For nearly six decades, a not-for-profit corporation known as The Conference on Jewish Material Claims Against Germany—or the Claims Conference—has been overseeing German government funds that assist Holocaust survivors.
So you can imagine our surprise and concern when we uncovered evidence that it had been the victim of fraud.
This afternoon at a New York City press conference, we announced that six corrupt Claims Conference employees in its Manhattan office—along with 11 other conspirators—have been charged in a decade-long scheme to defraud the organization and legitimate Holocaust victims out of more than $42 million.
The Claims Conference supervises several funds and processes thousands of applications a year. The two funds allegedly targeted for fraud were:
- The Article 2 Fund, which makes monthly payments of $411 to survivors of Nazi persecution who make less than $16,000 a year and who either lived in hiding or a Jewish ghetto for 18 months or were incarcerated for at least six months in a concentration or forced labor camp; and
- The Hardship Fund, which makes a one-time payment of approximately $3,600 to survivors forced to evacuate their hometowns and become refugees.
Applications by persons living in the U.S. are made to the Claims Conference’s office in Manhattan, usually by mail. The applicants provide identification documents, along with information about their family and experiences escaping Nazi persecution. Caseworkers with the Claims Conference verify an applicant’s history, often by checking external databases and archives, and sometimes through a personal interview. If approved for payment, a check is mailed to the applicant or electronically deposited into a bank account.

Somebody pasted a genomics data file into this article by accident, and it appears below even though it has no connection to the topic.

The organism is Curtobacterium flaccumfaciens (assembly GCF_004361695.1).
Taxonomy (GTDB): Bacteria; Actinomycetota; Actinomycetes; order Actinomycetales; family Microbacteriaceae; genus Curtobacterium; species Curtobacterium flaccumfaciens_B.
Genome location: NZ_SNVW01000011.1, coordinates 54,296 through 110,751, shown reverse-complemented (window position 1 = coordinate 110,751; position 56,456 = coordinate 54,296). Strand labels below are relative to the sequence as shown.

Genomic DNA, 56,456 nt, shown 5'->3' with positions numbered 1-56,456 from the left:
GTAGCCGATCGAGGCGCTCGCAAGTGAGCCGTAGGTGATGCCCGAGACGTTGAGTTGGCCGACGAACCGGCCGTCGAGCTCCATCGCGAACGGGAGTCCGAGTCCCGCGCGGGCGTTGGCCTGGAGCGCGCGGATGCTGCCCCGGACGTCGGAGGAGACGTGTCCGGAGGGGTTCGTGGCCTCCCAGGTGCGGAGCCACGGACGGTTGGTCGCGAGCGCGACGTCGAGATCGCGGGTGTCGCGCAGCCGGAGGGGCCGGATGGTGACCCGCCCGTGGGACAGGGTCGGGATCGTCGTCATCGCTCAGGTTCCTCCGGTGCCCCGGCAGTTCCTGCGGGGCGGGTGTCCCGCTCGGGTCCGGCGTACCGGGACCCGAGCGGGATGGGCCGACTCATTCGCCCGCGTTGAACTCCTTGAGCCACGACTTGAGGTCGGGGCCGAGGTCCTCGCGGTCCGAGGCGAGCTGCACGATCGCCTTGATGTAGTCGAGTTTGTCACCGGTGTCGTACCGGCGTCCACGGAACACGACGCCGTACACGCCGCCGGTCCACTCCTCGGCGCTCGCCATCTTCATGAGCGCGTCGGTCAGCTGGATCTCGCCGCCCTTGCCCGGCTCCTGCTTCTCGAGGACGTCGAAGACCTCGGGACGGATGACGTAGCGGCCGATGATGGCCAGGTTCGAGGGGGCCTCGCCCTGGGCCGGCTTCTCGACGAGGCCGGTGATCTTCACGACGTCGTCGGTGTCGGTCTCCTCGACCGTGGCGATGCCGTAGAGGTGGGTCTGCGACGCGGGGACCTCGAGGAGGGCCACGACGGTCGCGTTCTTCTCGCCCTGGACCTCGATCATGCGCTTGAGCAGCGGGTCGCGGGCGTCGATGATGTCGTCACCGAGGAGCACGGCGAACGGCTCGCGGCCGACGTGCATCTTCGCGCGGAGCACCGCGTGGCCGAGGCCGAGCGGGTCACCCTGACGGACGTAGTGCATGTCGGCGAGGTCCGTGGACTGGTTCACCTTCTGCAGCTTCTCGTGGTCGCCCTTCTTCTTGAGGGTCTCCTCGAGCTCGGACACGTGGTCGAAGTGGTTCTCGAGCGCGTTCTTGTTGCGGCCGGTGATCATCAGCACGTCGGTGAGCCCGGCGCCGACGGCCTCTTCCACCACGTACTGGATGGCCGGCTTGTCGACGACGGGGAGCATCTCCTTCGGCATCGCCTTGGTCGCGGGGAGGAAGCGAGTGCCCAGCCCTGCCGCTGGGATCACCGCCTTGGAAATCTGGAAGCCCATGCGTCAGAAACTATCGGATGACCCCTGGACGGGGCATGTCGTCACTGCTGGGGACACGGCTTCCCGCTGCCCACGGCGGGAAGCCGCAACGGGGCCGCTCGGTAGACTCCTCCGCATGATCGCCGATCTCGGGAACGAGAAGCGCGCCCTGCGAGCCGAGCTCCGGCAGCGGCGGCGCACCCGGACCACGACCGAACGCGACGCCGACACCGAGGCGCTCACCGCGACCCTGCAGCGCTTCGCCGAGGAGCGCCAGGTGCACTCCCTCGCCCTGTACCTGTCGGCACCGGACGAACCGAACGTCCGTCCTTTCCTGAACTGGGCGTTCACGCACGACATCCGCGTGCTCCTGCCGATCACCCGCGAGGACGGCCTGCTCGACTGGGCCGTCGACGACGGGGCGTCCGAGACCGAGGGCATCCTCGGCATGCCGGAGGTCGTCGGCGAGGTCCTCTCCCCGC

|Processing fingerprints during this morning’s arrests.|
Claims Conference officials became suspicious of possible fraudulent activity within their organization in December 2009 and immediately contacted law enforcement. Our New York office began an investigation, with the full cooperation of the Claims Conference.
According to the criminal complaint filed in federal court in the Southern District of New York, here’s how the scheme generally worked:
- Driven by crooked Claims Conference employees, former employees and other conspirators would recruit people—some unwitting—who weren’t eligible for the program (mostly individuals of the Jewish faith in the Russian immigrant community) to take part in the fraud.
- To make it appear that applicants were eligible, identification documents were often altered (for example, a birth date was changed to make it appear that applicants were born during or before World War II) and fake Nazi persecution stories were often made up.
- Fraudulent applications were reviewed and approved by corrupt Claims Conference employees.
- Once the applicants received their money, they kept a portion but were instructed to pay certain “fees” using the rest—which of course ended up in the pockets of the conspirators. These “fees” were usually paid in the form of cash or money order.
Among those charged in the scheme are the former director of the Article 2 and Hardship Funds, other past and present Claims Conference employees, two law firm employees, a notary/document forger, and several other middlemen.
New York Assistant Director in Charge Janice Fedarcyk said that the victims of this scheme were “those who had already suffered at the hands of Nazi persecution only to have their experiences exploited again—this brazen miscarriage of the compensation program is, in its own way, a kind of crime against humanity.”